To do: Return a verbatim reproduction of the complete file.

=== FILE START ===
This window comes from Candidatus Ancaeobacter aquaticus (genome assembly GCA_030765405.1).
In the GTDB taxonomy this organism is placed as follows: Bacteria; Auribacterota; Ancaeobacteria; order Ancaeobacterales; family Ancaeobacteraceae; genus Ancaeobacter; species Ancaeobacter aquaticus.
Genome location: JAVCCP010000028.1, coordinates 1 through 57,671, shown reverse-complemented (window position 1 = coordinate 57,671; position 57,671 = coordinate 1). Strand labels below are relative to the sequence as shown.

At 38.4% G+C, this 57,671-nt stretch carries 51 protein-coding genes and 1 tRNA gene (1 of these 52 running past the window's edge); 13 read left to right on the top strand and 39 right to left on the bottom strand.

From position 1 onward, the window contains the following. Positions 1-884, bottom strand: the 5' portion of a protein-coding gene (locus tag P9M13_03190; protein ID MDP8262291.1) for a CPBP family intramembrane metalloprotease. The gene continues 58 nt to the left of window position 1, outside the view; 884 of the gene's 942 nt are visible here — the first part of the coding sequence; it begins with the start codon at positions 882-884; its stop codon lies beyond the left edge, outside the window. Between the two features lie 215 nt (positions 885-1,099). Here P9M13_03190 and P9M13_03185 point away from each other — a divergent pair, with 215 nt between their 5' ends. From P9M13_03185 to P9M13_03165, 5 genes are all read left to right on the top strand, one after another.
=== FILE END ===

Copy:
This window comes from Candidatus Ancaeobacter aquaticus (genome assembly GCA_030765405.1).
In the GTDB taxonomy this organism is placed as follows: Bacteria; Auribacterota; Ancaeobacteria; order Ancaeobacterales; family Ancaeobacteraceae; genus Ancaeobacter; species Ancaeobacter aquaticus.
Genome location: JAVCCP010000028.1, coordinates 1 through 57,671, shown reverse-complemented (window position 1 = coordinate 57,671; position 57,671 = coordinate 1). Strand labels below are relative to the sequence as shown.

At 38.4% G+C, this 57,671-nt stretch carries 51 protein-coding genes and 1 tRNA gene (1 of these 52 running past the window's edge); 13 read left to right on the top strand and 39 right to left on the bottom strand.

From position 1 onward, the window contains the following. Positions 1-884, bottom strand: the 5' portion of a protein-coding gene (locus tag P9M13_03190; protein ID MDP8262291.1) for a CPBP family intramembrane metalloprotease. The gene continues 58 nt to the left of window position 1, outside the view; 884 of the gene's 942 nt are visible here — the first part of the coding sequence; it begins with the start codon at positions 882-884; its stop codon lies beyond the left edge, outside the window. Between the two features lie 215 nt (positions 885-1,099). Here P9M13_03190 and P9M13_03185 point away from each other — a divergent pair, with 215 nt between their 5' ends. From P9M13_03185 to P9M13_03165, 5 genes are all read left to right on the top strand, one after another.